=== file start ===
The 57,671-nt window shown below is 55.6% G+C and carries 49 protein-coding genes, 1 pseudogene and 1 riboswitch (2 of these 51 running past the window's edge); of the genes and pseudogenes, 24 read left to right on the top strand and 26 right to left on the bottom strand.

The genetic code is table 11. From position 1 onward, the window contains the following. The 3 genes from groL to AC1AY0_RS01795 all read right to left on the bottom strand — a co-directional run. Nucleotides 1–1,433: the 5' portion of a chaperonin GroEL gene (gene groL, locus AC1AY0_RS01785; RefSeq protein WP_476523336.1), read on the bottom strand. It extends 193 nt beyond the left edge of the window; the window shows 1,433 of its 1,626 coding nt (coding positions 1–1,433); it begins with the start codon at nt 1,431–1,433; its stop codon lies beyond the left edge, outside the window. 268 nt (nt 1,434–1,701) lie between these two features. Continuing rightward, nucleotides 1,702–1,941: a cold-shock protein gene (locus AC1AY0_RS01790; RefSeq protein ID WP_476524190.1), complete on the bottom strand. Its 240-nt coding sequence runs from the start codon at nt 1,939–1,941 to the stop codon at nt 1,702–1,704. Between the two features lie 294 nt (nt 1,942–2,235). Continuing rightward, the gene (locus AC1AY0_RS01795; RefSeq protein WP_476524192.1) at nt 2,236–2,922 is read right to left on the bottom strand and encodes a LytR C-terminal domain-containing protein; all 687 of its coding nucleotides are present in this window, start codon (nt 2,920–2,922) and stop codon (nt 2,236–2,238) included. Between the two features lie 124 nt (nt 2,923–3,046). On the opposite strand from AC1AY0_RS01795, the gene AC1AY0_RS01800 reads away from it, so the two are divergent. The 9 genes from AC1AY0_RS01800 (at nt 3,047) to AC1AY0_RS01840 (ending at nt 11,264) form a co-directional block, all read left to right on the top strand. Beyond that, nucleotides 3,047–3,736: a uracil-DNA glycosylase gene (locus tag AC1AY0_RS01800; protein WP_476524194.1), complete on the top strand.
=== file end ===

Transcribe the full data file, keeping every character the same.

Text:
The 57,671-nt window shown below is 55.6% G+C and carries 49 protein-coding genes, 1 pseudogene and 1 riboswitch (2 of these 51 running past the window's edge); of the genes and pseudogenes, 24 read left to right on the top strand and 26 right to left on the bottom strand.

The genetic code is table 11. From position 1 onward, the window contains the following. The 3 genes from groL to AC1AY0_RS01795 all read right to left on the bottom strand — a co-directional run. Nucleotides 1–1,433: the 5' portion of a chaperonin GroEL gene (gene groL, locus AC1AY0_RS01785; RefSeq protein WP_476523336.1), read on the bottom strand. It extends 193 nt beyond the left edge of the window; the window shows 1,433 of its 1,626 coding nt (coding positions 1–1,433); it begins with the start codon at nt 1,431–1,433; its stop codon lies beyond the left edge, outside the window. 268 nt (nt 1,434–1,701) lie between these two features. Continuing rightward, nucleotides 1,702–1,941: a cold-shock protein gene (locus AC1AY0_RS01790; RefSeq protein ID WP_476524190.1), complete on the bottom strand. Its 240-nt coding sequence runs from the start codon at nt 1,939–1,941 to the stop codon at nt 1,702–1,704. Between the two features lie 294 nt (nt 1,942–2,235). Continuing rightward, the gene (locus AC1AY0_RS01795; RefSeq protein WP_476524192.1) at nt 2,236–2,922 is read right to left on the bottom strand and encodes a LytR C-terminal domain-containing protein; all 687 of its coding nucleotides are present in this window, start codon (nt 2,920–2,922) and stop codon (nt 2,236–2,238) included. Between the two features lie 124 nt (nt 2,923–3,046). On the opposite strand from AC1AY0_RS01795, the gene AC1AY0_RS01800 reads away from it, so the two are divergent. The 9 genes from AC1AY0_RS01800 (at nt 3,047) to AC1AY0_RS01840 (ending at nt 11,264) form a co-directional block, all read left to right on the top strand. Beyond that, nucleotides 3,047–3,736: a uracil-DNA glycosylase gene (locus tag AC1AY0_RS01800; protein WP_476524194.1), complete on the top strand.